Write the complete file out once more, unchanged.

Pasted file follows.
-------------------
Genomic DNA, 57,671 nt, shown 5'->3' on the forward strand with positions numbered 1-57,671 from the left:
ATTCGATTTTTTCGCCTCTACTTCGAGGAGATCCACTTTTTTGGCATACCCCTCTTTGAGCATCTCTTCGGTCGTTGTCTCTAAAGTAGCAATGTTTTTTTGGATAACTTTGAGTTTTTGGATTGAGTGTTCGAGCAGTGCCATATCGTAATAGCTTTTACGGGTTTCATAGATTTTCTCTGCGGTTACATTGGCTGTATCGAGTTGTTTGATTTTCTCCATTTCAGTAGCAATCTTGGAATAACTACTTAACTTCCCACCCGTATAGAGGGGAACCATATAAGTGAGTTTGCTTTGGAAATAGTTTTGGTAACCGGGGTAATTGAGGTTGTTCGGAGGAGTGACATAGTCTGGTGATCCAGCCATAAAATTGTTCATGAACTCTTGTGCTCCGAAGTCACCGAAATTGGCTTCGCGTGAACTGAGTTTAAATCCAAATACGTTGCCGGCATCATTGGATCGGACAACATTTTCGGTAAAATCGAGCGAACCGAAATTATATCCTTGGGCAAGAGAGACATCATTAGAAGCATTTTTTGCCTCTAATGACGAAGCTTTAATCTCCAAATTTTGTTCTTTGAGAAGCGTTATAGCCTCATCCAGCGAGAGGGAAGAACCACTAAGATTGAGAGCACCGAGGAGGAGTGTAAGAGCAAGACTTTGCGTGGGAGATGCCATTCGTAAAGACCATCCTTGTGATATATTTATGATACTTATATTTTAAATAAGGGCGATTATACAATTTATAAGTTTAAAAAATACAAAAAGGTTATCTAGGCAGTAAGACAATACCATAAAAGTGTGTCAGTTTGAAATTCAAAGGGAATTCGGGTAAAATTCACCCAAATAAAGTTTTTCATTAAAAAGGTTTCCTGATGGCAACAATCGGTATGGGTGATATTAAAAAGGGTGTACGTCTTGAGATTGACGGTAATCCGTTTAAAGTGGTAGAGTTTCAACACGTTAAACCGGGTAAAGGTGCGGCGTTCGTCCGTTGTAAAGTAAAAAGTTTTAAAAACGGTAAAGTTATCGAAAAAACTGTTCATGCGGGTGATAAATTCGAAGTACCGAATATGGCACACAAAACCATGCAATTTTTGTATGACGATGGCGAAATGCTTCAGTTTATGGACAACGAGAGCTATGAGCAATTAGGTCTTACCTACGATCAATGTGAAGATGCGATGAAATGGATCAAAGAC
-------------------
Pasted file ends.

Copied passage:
Genomic DNA, 57,671 nt, shown 5'->3' on the forward strand with positions numbered 1-57,671 from the left:
ATTCGATTTTTTCGCCTCTACTTCGAGGAGATCCACTTTTTTGGCATACCCCTCTTTGAGCATCTCTTCGGTCGTTGTCTCTAAAGTAGCAATGTTTTTTTGGATAACTTTGAGTTTTTGGATTGAGTGTTCGAGCAGTGCCATATCGTAATAGCTTTTACGGGTTTCATAGATTTTCTCTGCGGTTACATTGGCTGTATCGAGTTGTTTGATTTTCTCCATTTCAGTAGCAATCTTGGAATAACTACTTAACTTCCCACCCGTATAGAGGGGAACCATATAAGTGAGTTTGCTTTGGAAATAGTTTTGGTAACCGGGGTAATTGAGGTTGTTCGGAGGAGTGACATAGTCTGGTGATCCAGCCATAAAATTGTTCATGAACTCTTGTGCTCCGAAGTCACCGAAATTGGCTTCGCGTGAACTGAGTTTAAATCCAAATACGTTGCCGGCATCATTGGATCGGACAACATTTTCGGTAAAATCGAGCGAACCGAAATTATATCCTTGGGCAAGAGAGACATCATTAGAAGCATTTTTTGCCTCTAATGACGAAGCTTTAATCTCCAAATTTTGTTCTTTGAGAAGCGTTATAGCCTCATCCAGCGAGAGGGAAGAACCACTAAGATTGAGAGCACCGAGGAGGAGTGTAAGAGCAAGACTTTGCGTGGGAGATGCCATTCGTAAAGACCATCCTTGTGATATATTTATGATACTTATATTTTAAATAAGGGCGATTATACAATTTATAAGTTTAAAAAATACAAAAAGGTTATCTAGGCAGTAAGACAATACCATAAAAGTGTGTCAGTTTGAAATTCAAAGGGAATTCGGGTAAAATTCACCCAAATAAAGTTTTTCATTAAAAAGGTTTCCTGATGGCAACAATCGGTATGGGTGATATTAAAAAGGGTGTACGTCTTGAGATTGACGGTAATCCGTTTAAAGTGGTAGAGTTTCAACACGTTAAACCGGGTAAAGGTGCGGCGTTCGTCCGTTGTAAAGTAAAAAGTTTTAAAAACGGTAAAGTTATCGAAAAAACTGTTCATGCGGGTGATAAATTCGAAGTACCGAATATGGCACACAAAACCATGCAATTTTTGTATGACGATGGCGAAATGCTTCAGTTTATGGACAACGAGAGCTATGAGCAATTAGGTCTTACCTACGATCAATGTGAAGATGCGATGAAATGGATCAAAGAC